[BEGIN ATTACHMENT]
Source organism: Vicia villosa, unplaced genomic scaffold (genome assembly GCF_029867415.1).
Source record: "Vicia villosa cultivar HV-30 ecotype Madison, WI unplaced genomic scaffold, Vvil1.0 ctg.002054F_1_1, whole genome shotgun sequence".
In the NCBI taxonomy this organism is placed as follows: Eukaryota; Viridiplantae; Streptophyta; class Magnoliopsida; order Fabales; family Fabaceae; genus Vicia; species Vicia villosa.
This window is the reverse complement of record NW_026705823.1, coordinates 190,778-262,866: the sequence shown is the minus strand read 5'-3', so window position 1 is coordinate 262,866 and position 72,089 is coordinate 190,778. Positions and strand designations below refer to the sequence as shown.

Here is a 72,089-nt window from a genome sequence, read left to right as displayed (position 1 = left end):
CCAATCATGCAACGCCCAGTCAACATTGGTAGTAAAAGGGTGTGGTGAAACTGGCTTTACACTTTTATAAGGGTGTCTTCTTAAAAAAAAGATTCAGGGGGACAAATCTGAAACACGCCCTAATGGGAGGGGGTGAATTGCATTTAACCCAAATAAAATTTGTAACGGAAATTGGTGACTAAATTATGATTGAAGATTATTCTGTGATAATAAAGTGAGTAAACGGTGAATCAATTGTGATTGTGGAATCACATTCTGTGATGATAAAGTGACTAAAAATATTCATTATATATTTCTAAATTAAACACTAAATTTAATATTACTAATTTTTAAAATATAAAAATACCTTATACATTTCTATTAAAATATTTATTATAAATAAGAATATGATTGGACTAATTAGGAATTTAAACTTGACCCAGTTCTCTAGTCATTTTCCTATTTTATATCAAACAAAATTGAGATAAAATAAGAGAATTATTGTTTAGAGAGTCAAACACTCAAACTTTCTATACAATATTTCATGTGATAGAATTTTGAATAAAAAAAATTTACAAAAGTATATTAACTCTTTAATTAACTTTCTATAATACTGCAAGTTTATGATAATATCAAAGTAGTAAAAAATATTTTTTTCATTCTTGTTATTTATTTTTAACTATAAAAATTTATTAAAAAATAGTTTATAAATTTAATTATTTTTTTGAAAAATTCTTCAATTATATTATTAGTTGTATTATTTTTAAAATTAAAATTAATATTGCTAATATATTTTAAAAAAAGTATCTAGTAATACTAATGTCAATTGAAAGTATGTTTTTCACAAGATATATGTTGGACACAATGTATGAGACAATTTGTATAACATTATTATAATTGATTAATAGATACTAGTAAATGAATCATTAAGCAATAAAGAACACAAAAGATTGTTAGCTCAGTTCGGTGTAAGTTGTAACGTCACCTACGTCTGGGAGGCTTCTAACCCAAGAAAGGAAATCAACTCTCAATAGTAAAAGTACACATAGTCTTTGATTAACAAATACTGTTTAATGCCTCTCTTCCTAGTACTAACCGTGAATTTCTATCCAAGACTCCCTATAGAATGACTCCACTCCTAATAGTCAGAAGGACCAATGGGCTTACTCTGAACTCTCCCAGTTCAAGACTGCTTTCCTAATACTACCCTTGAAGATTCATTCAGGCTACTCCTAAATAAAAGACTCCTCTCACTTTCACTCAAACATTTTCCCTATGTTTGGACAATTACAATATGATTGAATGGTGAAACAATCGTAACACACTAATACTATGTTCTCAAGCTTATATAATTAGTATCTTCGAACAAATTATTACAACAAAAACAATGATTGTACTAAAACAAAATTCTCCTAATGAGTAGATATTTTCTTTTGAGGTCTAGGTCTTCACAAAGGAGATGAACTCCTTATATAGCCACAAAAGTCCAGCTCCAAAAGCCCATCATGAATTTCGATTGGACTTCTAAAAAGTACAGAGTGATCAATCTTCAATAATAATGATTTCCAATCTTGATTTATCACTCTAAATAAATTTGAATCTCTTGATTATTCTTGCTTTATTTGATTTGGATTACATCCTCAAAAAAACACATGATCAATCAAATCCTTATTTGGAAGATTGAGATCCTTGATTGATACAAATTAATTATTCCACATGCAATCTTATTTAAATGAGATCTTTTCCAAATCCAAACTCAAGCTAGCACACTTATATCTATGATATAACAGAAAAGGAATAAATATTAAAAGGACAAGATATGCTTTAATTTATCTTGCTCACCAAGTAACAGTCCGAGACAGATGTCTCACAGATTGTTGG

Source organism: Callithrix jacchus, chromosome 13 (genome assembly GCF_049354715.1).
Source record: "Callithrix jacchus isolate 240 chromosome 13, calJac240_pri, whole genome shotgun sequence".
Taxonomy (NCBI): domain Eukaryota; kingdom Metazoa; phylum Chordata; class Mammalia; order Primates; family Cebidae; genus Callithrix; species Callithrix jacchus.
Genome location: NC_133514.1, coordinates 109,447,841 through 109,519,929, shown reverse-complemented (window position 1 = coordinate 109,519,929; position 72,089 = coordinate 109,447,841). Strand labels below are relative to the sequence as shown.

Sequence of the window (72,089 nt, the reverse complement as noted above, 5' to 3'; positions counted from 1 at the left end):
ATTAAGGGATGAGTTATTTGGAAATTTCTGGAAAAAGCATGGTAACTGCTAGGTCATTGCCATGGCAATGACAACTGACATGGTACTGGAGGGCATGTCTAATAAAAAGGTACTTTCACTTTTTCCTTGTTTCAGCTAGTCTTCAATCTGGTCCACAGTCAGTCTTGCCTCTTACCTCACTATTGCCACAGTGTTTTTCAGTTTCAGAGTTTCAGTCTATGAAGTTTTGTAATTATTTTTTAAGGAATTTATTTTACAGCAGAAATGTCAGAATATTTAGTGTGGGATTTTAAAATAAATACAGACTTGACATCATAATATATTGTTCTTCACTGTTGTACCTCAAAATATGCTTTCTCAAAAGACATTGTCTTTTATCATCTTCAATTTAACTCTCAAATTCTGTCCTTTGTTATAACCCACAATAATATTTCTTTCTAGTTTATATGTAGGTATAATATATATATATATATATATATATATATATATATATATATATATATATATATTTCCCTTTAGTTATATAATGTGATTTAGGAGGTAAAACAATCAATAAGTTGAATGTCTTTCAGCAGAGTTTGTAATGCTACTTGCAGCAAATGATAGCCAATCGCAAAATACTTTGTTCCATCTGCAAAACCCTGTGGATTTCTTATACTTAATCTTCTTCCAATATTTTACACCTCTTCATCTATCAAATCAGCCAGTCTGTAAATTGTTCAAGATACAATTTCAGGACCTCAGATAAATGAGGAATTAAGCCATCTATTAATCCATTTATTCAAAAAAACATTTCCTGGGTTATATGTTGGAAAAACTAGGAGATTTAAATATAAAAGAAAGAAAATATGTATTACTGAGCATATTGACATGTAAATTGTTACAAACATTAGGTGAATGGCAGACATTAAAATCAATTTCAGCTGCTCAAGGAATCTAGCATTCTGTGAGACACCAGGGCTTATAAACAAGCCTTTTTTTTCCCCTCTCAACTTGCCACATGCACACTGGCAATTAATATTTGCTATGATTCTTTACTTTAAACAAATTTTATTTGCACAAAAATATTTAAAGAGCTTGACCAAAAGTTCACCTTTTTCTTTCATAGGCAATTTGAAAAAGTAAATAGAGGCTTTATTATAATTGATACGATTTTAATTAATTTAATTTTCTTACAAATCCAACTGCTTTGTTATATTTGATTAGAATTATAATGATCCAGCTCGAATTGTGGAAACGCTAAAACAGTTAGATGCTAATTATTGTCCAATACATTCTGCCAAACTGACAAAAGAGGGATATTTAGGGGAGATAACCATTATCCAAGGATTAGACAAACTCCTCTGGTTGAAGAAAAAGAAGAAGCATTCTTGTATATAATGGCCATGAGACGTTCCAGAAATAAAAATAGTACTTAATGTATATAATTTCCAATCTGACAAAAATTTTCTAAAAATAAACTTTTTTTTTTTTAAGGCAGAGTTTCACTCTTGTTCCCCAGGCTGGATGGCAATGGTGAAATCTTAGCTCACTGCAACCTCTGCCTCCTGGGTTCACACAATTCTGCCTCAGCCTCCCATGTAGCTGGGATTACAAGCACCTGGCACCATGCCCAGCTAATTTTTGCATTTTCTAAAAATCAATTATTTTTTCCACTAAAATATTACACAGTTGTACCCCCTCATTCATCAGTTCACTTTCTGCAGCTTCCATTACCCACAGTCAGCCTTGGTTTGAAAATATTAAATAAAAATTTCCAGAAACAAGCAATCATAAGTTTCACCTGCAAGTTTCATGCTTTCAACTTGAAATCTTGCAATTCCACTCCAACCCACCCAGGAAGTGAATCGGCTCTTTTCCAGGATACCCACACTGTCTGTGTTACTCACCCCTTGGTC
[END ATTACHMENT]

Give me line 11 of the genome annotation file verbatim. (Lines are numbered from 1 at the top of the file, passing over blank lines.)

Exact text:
Sequence of the window (72,089 nt, the reverse complement as noted above, 5' to 3'; positions counted from 1 at the left end):